Out of the 219 girls kidnapped by Boko Haram, 107 have so far made it home: four of them by Nigerian military/ para-military intervention, and 21 of them were initially released on October 2016 after negotiations between the Buhari administration and Boko Haram, 82 more would later be freed in May 2017’ according to a CNN report

Speaking to CNN’s Zain Asher in an interview while on the UN trip, Yana says “The Nigerian government has tried their best and have become silent. We haven't heard anything about our children. We want assistance from other countries to make the lives of our children better. One of the girls that was rescued two years ago said my daughter and the other girls are still alive and suffering in the bush. Rifkatu is still alive, many of the girls are still alive. I want this trip to make people start talking about it and maybe there will still be hope to rescue our girls”.

Behind the scenes: Yana and Joel being interviewed by Zain Asher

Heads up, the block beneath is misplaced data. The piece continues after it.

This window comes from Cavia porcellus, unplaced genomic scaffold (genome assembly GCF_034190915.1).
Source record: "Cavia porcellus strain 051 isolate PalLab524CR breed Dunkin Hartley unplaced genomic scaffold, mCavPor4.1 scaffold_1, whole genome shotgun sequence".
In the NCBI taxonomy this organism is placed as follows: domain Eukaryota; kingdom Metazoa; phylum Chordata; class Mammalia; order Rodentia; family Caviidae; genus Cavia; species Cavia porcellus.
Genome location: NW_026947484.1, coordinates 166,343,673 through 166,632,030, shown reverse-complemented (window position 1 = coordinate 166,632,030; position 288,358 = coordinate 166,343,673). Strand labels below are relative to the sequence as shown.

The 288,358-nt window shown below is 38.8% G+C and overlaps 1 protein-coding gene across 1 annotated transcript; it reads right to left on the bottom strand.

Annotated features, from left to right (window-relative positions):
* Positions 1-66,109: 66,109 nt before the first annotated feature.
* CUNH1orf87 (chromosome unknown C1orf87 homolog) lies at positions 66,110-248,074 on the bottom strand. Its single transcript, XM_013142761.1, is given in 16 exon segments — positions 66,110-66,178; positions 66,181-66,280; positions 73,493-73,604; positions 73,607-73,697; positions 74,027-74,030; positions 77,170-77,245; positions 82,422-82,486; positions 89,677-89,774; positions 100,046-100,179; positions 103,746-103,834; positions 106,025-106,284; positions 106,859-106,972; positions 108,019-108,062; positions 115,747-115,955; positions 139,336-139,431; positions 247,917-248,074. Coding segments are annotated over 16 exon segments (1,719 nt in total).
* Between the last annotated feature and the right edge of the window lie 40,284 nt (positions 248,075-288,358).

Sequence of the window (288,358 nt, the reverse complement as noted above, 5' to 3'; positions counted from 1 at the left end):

Mental health is not taken seriously in Nigeria. According to a statistic from The Guardian, UK ; “In Africa’s most populous nation – a country of more than 200 million people – there are an estimated 150 practicing psychologists.” Even with an improvement in the last couple of years,

Psychological trauma can leave people struggling with upsetting emotions, memories, and anxiety that won’t go away. From feelings of numbness, disconnectedness, Whether the trauma happened years ago or yesterday. It is even worse for these parents who have unresolved situations with their daughters.